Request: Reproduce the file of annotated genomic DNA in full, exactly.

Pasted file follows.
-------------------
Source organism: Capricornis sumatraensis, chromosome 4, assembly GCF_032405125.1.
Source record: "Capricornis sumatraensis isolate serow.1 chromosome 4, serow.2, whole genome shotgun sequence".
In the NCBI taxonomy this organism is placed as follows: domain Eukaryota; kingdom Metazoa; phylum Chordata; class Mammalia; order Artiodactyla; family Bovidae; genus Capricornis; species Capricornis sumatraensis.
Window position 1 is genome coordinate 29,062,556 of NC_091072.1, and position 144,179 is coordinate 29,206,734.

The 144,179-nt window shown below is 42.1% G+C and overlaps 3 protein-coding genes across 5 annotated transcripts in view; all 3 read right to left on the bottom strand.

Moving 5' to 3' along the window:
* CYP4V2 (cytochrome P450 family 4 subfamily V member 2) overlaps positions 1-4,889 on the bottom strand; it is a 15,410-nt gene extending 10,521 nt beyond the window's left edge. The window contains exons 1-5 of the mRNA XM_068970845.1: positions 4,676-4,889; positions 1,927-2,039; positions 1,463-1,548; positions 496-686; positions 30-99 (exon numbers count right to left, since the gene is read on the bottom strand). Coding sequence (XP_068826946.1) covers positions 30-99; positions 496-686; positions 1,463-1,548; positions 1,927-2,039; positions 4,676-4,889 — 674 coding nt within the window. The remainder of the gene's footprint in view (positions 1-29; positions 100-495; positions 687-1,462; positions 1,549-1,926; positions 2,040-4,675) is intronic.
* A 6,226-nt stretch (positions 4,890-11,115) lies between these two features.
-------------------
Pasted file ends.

Source organism: Capricornis sumatraensis, chromosome 4, assembly GCF_032405125.1.
Source record: "Capricornis sumatraensis isolate serow.1 chromosome 4, serow.2, whole genome shotgun sequence".
In the NCBI taxonomy this organism is placed as follows: domain Eukaryota; kingdom Metazoa; phylum Chordata; class Mammalia; order Artiodactyla; family Bovidae; genus Capricornis; species Capricornis sumatraensis.
Window position 1 is genome coordinate 29,062,556 of NC_091072.1, and position 144,179 is coordinate 29,206,734.

The 144,179-nt window shown below is 42.1% G+C and overlaps 3 protein-coding genes across 5 annotated transcripts in view; all 3 read right to left on the bottom strand.

Moving 5' to 3' along the window:
* CYP4V2 (cytochrome P450 family 4 subfamily V member 2) overlaps positions 1-4,889 on the bottom strand; it is a 15,410-nt gene extending 10,521 nt beyond the window's left edge. The window contains exons 1-5 of the mRNA XM_068970845.1: positions 4,676-4,889; positions 1,927-2,039; positions 1,463-1,548; positions 496-686; positions 30-99 (exon numbers count right to left, since the gene is read on the bottom strand). Coding sequence (XP_068826946.1) covers positions 30-99; positions 496-686; positions 1,463-1,548; positions 1,927-2,039; positions 4,676-4,889 — 674 coding nt within the window. The remainder of the gene's footprint in view (positions 1-29; positions 100-495; positions 687-1,462; positions 1,549-1,926; positions 2,040-4,675) is intronic.
* A 6,226-nt stretch (positions 4,890-11,115) lies between these two features.